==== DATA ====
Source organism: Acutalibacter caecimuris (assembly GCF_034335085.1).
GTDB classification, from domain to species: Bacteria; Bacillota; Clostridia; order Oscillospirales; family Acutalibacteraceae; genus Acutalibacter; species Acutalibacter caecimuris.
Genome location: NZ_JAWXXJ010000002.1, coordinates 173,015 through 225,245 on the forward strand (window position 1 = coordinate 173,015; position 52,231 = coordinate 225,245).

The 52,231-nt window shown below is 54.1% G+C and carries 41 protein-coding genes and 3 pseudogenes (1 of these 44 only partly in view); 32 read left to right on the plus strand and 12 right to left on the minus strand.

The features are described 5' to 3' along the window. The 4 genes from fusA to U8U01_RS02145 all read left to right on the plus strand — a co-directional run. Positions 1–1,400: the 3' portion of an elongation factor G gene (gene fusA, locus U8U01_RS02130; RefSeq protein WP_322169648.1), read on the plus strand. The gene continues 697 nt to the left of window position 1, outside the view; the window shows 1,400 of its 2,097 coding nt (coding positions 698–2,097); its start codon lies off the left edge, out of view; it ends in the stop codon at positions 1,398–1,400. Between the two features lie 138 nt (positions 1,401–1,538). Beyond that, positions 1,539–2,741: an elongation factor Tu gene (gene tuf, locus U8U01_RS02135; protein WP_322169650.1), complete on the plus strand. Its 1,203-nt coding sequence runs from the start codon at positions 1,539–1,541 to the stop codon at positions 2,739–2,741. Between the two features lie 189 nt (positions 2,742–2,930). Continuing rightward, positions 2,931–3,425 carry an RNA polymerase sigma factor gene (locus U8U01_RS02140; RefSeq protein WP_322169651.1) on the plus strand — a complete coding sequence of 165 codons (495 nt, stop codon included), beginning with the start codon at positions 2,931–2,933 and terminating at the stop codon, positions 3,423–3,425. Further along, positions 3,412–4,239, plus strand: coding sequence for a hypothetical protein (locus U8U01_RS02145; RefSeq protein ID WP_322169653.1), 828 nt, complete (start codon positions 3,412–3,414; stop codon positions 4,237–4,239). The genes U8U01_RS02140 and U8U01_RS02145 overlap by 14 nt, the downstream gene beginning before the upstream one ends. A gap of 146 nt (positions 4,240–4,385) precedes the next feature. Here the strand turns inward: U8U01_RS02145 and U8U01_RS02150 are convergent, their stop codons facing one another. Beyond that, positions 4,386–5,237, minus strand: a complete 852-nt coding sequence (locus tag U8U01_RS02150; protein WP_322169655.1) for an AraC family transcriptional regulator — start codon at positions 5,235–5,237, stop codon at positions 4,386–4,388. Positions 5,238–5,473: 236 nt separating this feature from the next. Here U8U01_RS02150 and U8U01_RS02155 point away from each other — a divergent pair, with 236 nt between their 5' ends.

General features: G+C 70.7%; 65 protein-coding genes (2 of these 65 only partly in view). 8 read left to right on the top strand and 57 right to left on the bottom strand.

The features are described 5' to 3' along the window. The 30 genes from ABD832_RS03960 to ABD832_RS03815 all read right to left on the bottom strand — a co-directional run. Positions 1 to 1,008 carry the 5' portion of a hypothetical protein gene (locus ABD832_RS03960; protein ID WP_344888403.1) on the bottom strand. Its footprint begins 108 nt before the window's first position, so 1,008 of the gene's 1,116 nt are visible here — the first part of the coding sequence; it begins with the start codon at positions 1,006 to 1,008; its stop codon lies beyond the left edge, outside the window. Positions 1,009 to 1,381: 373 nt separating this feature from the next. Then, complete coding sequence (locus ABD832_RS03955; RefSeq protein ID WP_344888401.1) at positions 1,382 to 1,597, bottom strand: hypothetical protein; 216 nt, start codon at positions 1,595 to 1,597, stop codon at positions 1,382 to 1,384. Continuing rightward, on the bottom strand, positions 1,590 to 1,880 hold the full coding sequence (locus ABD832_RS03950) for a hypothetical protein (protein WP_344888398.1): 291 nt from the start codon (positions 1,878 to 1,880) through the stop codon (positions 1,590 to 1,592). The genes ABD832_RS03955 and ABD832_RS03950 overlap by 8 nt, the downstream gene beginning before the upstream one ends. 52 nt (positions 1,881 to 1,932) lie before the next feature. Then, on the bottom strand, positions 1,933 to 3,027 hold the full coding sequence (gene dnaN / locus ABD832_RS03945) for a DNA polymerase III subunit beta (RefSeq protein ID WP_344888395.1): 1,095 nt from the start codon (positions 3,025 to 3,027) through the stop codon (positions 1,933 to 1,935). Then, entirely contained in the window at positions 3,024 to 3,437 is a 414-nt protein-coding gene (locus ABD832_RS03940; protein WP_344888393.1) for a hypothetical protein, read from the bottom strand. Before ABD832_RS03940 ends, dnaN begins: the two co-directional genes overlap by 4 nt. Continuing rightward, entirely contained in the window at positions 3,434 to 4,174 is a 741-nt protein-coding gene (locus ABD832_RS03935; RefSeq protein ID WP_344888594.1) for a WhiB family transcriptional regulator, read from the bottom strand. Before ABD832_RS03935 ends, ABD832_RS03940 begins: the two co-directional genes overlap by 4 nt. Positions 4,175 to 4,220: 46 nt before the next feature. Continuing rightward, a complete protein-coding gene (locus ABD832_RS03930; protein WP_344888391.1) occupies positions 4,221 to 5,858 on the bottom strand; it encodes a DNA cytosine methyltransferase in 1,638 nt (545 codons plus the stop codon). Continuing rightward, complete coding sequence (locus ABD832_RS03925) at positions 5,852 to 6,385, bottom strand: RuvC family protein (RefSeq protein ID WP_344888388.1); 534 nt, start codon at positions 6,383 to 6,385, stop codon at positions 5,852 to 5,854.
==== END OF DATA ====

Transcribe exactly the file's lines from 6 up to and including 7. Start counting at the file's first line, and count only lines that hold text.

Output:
General features: G+C 70.7%; 65 protein-coding genes (2 of these 65 only partly in view). 8 read left to right on the top strand and 57 right to left on the bottom strand.

The features are described 5' to 3' along the window. The 30 genes from ABD832_RS03960 to ABD832_RS03815 all read right to left on the bottom strand — a co-directional run. Positions 1 to 1,008 carry the 5' portion of a hypothetical protein gene (locus ABD832_RS03960; protein ID WP_344888403.1) on the bottom strand. Its footprint begins 108 nt before the window's first position, so 1,008 of the gene's 1,116 nt are visible here — the first part of the coding sequence; it begins with the start codon at positions 1,006 to 1,008; its stop codon lies beyond the left edge, outside the window. Positions 1,009 to 1,381: 373 nt separating this feature from the next. Then, complete coding sequence (locus ABD832_RS03955; RefSeq protein ID WP_344888401.1) at positions 1,382 to 1,597, bottom strand: hypothetical protein; 216 nt, start codon at positions 1,595 to 1,597, stop codon at positions 1,382 to 1,384. Continuing rightward, on the bottom strand, positions 1,590 to 1,880 hold the full coding sequence (locus ABD832_RS03950) for a hypothetical protein (protein WP_344888398.1): 291 nt from the start codon (positions 1,878 to 1,880) through the stop codon (positions 1,590 to 1,592). The genes ABD832_RS03955 and ABD832_RS03950 overlap by 8 nt, the downstream gene beginning before the upstream one ends. 52 nt (positions 1,881 to 1,932) lie before the next feature. Then, on the bottom strand, positions 1,933 to 3,027 hold the full coding sequence (gene dnaN / locus ABD832_RS03945) for a DNA polymerase III subunit beta (RefSeq protein ID WP_344888395.1): 1,095 nt from the start codon (positions 3,025 to 3,027) through the stop codon (positions 1,933 to 1,935). Then, entirely contained in the window at positions 3,024 to 3,437 is a 414-nt protein-coding gene (locus ABD832_RS03940; protein WP_344888393.1) for a hypothetical protein, read from the bottom strand. Before ABD832_RS03940 ends, dnaN begins: the two co-directional genes overlap by 4 nt. Continuing rightward, entirely contained in the window at positions 3,434 to 4,174 is a 741-nt protein-coding gene (locus ABD832_RS03935; RefSeq protein ID WP_344888594.1) for a WhiB family transcriptional regulator, read from the bottom strand. Before ABD832_RS03935 ends, ABD832_RS03940 begins: the two co-directional genes overlap by 4 nt. Positions 4,175 to 4,220: 46 nt before the next feature. Continuing rightward, a complete protein-coding gene (locus ABD832_RS03930; protein WP_344888391.1) occupies positions 4,221 to 5,858 on the bottom strand; it encodes a DNA cytosine methyltransferase in 1,638 nt (545 codons plus the stop codon). Continuing rightward, complete coding sequence (locus ABD832_RS03925) at positions 5,852 to 6,385, bottom strand: RuvC family protein (RefSeq protein ID WP_344888388.1); 534 nt, start codon at positions 6,383 to 6,385, stop codon at positions 5,852 to 5,854.